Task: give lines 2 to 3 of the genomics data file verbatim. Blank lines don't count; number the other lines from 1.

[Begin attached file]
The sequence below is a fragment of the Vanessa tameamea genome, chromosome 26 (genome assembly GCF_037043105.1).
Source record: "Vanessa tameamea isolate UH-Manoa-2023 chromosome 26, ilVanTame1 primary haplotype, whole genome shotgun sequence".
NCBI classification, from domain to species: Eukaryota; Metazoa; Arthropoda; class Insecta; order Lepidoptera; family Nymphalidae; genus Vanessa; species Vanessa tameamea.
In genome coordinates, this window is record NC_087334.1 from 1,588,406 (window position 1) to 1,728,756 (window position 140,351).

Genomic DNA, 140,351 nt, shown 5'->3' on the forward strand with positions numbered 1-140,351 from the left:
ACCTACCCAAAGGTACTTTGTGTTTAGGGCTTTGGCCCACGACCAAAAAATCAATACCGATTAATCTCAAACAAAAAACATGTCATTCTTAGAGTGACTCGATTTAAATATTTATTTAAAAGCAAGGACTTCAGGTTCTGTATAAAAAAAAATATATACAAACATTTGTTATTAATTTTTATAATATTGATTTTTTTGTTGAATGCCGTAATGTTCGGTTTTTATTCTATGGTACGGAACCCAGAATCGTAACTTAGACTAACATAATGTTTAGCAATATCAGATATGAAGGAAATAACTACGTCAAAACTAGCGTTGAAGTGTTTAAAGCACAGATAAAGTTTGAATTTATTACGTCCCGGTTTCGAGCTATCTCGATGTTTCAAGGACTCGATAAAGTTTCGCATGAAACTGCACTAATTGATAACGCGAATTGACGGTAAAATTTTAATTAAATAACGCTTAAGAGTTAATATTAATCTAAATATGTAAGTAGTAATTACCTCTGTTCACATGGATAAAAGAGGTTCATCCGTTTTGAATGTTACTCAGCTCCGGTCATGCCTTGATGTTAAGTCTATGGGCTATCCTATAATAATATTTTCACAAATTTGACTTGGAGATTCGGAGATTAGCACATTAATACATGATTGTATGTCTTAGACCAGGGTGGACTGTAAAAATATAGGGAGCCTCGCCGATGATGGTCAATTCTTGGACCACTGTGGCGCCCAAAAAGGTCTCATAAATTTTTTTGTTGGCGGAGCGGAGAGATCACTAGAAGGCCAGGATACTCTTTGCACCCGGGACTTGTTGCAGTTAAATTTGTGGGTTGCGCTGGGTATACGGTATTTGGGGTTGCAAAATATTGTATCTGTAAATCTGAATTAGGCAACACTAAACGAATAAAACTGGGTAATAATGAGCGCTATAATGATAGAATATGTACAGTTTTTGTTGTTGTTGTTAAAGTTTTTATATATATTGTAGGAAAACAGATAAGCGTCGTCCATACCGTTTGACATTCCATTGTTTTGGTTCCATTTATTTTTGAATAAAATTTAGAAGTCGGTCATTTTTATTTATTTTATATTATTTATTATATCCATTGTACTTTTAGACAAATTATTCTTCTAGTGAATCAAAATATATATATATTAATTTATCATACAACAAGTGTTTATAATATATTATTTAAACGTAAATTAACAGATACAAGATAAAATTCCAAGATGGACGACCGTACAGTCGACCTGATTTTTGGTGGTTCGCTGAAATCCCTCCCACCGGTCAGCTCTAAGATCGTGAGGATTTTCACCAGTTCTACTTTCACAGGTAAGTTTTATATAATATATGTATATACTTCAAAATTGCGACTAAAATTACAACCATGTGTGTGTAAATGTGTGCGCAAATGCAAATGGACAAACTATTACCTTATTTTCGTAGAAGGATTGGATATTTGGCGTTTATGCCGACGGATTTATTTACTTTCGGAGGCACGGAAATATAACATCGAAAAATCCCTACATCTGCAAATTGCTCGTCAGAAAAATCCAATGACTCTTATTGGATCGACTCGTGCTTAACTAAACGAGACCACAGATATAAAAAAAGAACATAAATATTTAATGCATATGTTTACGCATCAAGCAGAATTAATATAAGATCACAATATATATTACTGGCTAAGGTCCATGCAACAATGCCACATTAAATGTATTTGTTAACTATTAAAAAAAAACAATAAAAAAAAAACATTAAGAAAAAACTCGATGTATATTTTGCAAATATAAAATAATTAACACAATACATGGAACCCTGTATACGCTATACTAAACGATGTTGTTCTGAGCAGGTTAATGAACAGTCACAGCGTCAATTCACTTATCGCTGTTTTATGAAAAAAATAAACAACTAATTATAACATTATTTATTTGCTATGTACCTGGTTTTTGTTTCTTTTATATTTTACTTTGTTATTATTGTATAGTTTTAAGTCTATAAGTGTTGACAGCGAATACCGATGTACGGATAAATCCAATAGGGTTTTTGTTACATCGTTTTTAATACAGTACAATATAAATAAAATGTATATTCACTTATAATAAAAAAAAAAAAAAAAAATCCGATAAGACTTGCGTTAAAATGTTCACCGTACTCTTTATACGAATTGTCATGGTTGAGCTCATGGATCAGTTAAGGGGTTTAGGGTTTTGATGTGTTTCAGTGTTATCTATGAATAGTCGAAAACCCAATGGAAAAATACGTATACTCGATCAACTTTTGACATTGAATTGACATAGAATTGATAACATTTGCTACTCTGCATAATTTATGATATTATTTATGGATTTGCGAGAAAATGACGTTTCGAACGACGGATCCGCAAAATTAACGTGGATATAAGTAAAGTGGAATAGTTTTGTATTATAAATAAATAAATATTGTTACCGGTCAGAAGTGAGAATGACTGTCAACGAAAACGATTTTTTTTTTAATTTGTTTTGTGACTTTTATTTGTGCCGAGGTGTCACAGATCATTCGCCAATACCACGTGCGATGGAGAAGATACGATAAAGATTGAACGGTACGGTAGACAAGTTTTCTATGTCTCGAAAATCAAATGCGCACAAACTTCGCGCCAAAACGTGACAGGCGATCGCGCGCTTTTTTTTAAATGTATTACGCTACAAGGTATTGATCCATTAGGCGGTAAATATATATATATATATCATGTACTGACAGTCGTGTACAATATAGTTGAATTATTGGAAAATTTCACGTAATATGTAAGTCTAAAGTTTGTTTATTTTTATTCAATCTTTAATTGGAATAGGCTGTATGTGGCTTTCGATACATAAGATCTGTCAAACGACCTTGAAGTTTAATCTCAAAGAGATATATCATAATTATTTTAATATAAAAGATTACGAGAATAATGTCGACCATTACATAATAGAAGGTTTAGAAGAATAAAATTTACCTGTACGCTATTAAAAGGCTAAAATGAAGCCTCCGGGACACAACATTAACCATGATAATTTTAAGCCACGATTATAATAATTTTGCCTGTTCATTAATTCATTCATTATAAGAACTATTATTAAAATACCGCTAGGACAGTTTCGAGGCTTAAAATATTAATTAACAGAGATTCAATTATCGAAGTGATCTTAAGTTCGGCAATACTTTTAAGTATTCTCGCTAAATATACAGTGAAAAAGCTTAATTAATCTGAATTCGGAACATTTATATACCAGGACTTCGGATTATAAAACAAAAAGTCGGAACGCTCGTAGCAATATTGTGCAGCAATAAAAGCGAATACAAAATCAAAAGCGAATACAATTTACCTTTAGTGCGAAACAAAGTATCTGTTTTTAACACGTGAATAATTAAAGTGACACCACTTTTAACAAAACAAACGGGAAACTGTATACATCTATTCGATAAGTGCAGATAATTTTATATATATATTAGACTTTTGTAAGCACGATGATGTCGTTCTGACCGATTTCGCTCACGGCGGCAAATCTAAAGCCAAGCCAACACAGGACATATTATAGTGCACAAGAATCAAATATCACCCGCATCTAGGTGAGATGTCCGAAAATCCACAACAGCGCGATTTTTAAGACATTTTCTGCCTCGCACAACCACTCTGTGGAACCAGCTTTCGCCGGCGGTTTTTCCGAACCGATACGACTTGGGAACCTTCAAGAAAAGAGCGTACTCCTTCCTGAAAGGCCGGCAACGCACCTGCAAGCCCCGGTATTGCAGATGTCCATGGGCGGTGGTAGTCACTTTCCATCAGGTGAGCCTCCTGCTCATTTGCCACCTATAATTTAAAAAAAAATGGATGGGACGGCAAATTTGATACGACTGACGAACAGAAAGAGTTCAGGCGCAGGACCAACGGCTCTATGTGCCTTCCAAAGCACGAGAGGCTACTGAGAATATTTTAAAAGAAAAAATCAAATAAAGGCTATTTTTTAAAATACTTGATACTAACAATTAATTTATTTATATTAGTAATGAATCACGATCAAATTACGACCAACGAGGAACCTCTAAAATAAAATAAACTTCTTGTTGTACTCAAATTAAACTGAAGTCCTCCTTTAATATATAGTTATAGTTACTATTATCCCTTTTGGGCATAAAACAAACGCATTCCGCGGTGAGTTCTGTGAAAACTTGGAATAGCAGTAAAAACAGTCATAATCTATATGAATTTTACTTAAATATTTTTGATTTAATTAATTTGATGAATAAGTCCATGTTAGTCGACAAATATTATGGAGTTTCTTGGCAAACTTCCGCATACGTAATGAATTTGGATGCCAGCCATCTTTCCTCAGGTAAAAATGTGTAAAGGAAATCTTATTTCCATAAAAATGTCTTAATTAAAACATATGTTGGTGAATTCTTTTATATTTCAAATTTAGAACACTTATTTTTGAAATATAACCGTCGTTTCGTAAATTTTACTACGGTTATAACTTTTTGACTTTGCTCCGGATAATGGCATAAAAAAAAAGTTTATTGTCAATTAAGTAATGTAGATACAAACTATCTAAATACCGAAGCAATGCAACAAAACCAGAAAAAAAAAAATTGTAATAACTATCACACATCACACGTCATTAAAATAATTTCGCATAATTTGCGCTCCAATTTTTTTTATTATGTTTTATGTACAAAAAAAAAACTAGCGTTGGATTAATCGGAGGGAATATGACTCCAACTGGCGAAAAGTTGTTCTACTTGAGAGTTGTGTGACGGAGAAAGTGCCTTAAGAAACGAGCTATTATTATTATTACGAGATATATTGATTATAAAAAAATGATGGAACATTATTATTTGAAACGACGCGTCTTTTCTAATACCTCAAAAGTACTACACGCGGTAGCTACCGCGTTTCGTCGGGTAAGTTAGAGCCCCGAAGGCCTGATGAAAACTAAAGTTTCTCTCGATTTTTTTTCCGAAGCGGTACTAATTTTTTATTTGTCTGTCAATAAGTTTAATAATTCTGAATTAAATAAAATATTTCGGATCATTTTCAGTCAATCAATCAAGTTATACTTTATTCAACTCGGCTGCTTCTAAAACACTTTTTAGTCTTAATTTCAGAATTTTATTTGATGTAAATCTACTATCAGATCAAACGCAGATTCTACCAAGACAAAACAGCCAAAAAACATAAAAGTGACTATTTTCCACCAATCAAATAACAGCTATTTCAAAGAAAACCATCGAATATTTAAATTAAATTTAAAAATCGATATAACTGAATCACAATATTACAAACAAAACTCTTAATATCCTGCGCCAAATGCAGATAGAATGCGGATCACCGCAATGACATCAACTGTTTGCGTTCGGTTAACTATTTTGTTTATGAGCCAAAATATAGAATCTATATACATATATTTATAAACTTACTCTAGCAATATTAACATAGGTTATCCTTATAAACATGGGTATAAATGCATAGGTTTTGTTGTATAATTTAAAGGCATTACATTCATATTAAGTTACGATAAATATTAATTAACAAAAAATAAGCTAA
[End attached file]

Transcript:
Source record: "Vanessa tameamea isolate UH-Manoa-2023 chromosome 26, ilVanTame1 primary haplotype, whole genome shotgun sequence".
NCBI classification, from domain to species: Eukaryota; Metazoa; Arthropoda; class Insecta; order Lepidoptera; family Nymphalidae; genus Vanessa; species Vanessa tameamea.